Think of the Aventador S as the mid-life refresh of Lamborghini’s latest generation of V12 madness – arriving first as a coupe for the 2018 model year, a roadster will join the ranks at a later stage. The Aventador S gets a bump in power, revised styling, and technology developed for the Aventador SuperVeloce, or SV that graced our presence in 2015. The biggest new addition to the big Lamborghini’s repertoire of performance hardware is the addition of all-wheel steering – putting it on even keel with the other Italian V12 supercar, the 812 Superfast.
The Aventador S is the evolution of the original Aventador, but the fighter-jet inspired interior design has evolved little for 2018. Fighter jet style toggle switches are responsible for the majority of the important functions, and the flip up red cover that houses the start button is the right kind of theater. An assortment of leathers are available for covering all surfaces, but there’s also options like carbon fiber cladding and inlays, aluminum trim pieces, and leaving sections of the carbon fiber chassis exposed. Mounted just abode the start button housing, the drive mode select buttons have been tweaked for the S to now feature an ‘Ego’ button – a customizable individual mode.
Ahead of the driver, a leather clad sports steering wheel is paired with metal gear shift paddles, the combination mounted in front of a revised TFT LCD multifunction display with completely redesigned graphics.
For the Aventador S, Lamborghini equipped magnetorheological adaptive damping as standard to improve the ride quality. It’s linked to drive modes though, so when in Sport mode to make best use of the engine and gearbox, the suspension becomes too firm for comfortable road use. Comfort mode makes it supple and accommodating.
A substantial upgrade made in the transition from Aventador to Aventador S includes the addition of rear wheel steering, making low speed maneuvers easier by reducing the turning circle, but making high speed driving mode stable by turning all 4 wheels in the same direction. The system pairs with active drive modes to adjust weighting and responses for a tailored driving experience and variable handling characteristics. It sounds novel, but the Aventador is still a big car, and even electronic trickery like rear-wheel steering can’t make the Aventador S shrink around the driver and feel nimble.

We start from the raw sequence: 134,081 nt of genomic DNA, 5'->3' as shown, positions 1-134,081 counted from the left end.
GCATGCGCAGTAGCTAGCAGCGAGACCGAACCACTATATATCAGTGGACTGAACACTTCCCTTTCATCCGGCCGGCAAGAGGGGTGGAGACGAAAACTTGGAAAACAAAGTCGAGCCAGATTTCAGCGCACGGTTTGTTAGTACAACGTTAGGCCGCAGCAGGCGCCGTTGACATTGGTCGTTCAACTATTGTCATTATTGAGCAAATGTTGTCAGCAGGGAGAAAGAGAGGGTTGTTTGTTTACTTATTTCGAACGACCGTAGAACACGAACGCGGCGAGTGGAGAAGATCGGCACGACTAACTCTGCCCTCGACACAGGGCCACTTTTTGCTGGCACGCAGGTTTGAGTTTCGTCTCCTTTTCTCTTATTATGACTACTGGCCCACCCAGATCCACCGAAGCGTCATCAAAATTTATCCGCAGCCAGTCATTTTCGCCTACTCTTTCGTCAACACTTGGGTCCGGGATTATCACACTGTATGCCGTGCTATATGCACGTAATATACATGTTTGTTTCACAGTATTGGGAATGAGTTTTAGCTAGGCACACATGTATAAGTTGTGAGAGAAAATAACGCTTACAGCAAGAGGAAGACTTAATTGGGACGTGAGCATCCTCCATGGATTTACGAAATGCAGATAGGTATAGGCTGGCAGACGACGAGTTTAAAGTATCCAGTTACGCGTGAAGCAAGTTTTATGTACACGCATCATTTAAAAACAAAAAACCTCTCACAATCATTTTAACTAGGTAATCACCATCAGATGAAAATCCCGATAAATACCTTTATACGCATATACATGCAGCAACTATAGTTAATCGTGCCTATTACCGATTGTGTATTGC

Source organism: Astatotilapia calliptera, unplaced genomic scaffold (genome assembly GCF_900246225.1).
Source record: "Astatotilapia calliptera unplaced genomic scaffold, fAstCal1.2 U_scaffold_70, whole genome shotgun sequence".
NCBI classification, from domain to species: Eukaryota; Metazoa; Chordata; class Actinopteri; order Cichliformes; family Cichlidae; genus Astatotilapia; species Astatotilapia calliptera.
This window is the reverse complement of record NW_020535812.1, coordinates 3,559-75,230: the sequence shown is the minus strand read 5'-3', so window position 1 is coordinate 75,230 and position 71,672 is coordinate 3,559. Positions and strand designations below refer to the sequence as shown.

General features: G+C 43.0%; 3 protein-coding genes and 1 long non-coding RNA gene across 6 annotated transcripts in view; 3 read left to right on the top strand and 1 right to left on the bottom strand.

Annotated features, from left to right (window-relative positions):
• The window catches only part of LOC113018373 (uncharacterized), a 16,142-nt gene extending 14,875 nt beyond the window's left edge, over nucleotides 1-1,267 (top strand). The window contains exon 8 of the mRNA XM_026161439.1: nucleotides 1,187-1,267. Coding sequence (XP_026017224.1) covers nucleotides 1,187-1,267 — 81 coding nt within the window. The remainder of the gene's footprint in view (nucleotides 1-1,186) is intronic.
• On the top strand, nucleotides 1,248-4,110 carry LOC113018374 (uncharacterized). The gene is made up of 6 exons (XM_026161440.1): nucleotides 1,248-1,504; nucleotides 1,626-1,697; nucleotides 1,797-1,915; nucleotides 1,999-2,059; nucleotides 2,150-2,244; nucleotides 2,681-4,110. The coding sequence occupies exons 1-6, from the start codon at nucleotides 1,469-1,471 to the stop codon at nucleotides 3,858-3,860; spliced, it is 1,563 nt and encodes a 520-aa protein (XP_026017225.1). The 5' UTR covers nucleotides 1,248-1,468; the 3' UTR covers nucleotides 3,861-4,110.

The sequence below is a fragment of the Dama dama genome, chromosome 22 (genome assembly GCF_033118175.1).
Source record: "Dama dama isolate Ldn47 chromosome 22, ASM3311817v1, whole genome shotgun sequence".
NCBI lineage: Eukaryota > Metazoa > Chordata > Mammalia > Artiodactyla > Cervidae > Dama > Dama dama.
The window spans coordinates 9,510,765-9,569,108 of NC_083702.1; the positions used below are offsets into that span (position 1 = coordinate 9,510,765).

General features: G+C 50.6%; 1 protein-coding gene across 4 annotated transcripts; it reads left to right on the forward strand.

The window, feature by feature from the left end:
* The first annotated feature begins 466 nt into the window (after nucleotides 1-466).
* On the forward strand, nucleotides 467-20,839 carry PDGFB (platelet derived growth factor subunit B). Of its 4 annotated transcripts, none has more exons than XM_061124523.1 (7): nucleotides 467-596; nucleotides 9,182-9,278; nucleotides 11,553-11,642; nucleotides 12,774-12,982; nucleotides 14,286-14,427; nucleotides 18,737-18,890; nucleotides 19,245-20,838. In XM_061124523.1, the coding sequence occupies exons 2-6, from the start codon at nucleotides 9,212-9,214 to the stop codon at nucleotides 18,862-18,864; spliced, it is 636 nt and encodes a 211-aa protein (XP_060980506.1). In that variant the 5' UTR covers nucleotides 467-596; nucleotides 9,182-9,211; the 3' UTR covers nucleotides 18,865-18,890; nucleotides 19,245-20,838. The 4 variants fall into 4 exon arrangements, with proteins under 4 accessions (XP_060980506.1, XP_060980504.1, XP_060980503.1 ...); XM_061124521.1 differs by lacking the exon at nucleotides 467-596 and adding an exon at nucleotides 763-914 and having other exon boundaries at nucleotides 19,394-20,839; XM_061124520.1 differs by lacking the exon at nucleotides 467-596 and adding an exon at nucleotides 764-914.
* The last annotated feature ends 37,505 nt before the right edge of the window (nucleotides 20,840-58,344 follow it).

The Aventador S may borrow tech from the SuperVeloce, but Lamborghini wouldn’t allow it to step on the SV’s toes too badly. To that end, the mid-mounted 6.5-liter V12 is now tuned to deliver 730 horsepower (740PS) and 509 lb-ft of torque, earning the Aventador S the denomination of LP 740-4, the ‘-4’ indicating permanent all-wheel drive. The automated single-clutch gearbox carries over from the standard Aventador, though even the changes in programming can’t change its clunky nature. The Aventador S’s performance is suitably quick, 0-62mph taking 2.9 seconds, with top speed pegged at 217mph.
Along with the Aventador S’s range of available colors, the choice between full leather and Alcantara seat trim exists too. All models can also be subjected to Lamborghini’s Ad Personam customization program. The old Audi-based infotainment system may feature revised graphics, but it’s still a simplistic system, though it does have Bluetooth connectivity. A rear-view camera is available to aid rear visibility, and in turn safety. Other safety features include driver, passenger, side, and knee airbags, whilst traction and stability control are integrated into the cars drive modes. ABS is equipped to the carbon ceramic brakes with 6- and 4-piston calipers front and rear.
In its transition from Aventador to Aventador S, the big Lambo has matured from muscular brute into something a little more graceful, a little more agile, and a little more enjoyable in the process. But it still feels big and cumbersome, and the gearbox is still its weakest point.